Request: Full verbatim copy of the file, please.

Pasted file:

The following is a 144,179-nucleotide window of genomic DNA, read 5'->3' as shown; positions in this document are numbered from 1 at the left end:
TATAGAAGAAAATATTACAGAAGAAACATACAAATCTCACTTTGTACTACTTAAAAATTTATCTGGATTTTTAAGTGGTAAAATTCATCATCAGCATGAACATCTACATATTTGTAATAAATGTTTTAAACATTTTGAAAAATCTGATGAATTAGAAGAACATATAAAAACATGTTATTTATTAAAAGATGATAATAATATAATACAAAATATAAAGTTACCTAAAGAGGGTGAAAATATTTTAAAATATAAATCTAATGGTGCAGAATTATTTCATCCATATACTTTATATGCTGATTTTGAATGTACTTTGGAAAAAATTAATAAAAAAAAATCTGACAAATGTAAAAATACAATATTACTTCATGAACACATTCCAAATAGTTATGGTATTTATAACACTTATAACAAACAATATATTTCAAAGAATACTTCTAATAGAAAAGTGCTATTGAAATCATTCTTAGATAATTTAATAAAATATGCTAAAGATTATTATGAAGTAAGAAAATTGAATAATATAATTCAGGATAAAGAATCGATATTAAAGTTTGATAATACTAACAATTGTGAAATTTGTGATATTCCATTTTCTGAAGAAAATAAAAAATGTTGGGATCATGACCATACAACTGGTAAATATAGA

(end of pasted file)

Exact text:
The following is a 144,179-nucleotide window of genomic DNA, read 5'->3' as shown; positions in this document are numbered from 1 at the left end:
TATAGAAGAAAATATTACAGAAGAAACATACAAATCTCACTTTGTACTACTTAAAAATTTATCTGGATTTTTAAGTGGTAAAATTCATCATCAGCATGAACATCTACATATTTGTAATAAATGTTTTAAACATTTTGAAAAATCTGATGAATTAGAAGAACATATAAAAACATGTTATTTATTAAAAGATGATAATAATATAATACAAAATATAAAGTTACCTAAAGAGGGTGAAAATATTTTAAAATATAAATCTAATGGTGCAGAATTATTTCATCCATATACTTTATATGCTGATTTTGAATGTACTTTGGAAAAAATTAATAAAAAAAAATCTGACAAATGTAAAAATACAATATTACTTCATGAACACATTCCAAATAGTTATGGTATTTATAACACTTATAACAAACAATATATTTCAAAGAATACTTCTAATAGAAAAGTGCTATTGAAATCATTCTTAGATAATTTAATAAAATATGCTAAAGATTATTATGAAGTAAGAAAATTGAATAATATAATTCAGGATAAAGAATCGATATTAAAGTTTGATAATACTAACAATTGTGAAATTTGTGATATTCCATTTTCTGAAGAAAATAAAAAATGTTGGGATCATGACCATACAACTGGTAAATATAGA